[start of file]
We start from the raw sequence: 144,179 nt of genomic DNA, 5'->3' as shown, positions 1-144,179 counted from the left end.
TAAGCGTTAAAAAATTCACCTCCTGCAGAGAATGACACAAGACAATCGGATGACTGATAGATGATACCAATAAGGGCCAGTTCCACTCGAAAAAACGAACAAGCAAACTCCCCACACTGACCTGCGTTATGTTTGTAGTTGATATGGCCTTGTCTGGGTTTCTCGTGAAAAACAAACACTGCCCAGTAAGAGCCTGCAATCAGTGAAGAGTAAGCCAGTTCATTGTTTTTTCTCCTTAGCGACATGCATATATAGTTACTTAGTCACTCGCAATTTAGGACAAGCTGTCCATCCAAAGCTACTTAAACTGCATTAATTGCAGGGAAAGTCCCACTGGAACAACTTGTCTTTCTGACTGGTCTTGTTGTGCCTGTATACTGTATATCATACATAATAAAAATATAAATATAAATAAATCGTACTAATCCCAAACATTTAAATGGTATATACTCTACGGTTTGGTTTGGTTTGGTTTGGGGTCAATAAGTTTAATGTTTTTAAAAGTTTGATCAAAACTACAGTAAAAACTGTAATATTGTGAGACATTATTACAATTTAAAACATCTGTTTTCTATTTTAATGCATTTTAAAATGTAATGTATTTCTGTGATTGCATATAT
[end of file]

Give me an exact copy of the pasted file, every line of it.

We start from the raw sequence: 144,179 nt of genomic DNA, 5'->3' as shown, positions 1-144,179 counted from the left end.
TAAGCGTTAAAAAATTCACCTCCTGCAGAGAATGACACAAGACAATCGGATGACTGATAGATGATACCAATAAGGGCCAGTTCCACTCGAAAAAACGAACAAGCAAACTCCCCACACTGACCTGCGTTATGTTTGTAGTTGATATGGCCTTGTCTGGGTTTCTCGTGAAAAACAAACACTGCCCAGTAAGAGCCTGCAATCAGTGAAGAGTAAGCCAGTTCATTGTTTTTTCTCCTTAGCGACATGCATATATAGTTACTTAGTCACTCGCAATTTAGGACAAGCTGTCCATCCAAAGCTACTTAAACTGCATTAATTGCAGGGAAAGTCCCACTGGAACAACTTGTCTTTCTGACTGGTCTTGTTGTGCCTGTATACTGTATATCATACATAATAAAAATATAAATATAAATAAATCGTACTAATCCCAAACATTTAAATGGTATATACTCTACGGTTTGGTTTGGTTTGGTTTGGGGTCAATAAGTTTAATGTTTTTAAAAGTTTGATCAAAACTACAGTAAAAACTGTAATATTGTGAGACATTATTACAATTTAAAACATCTGTTTTCTATTTTAATGCATTTTAAAATGTAATGTATTTCTGTGATTGCATATAT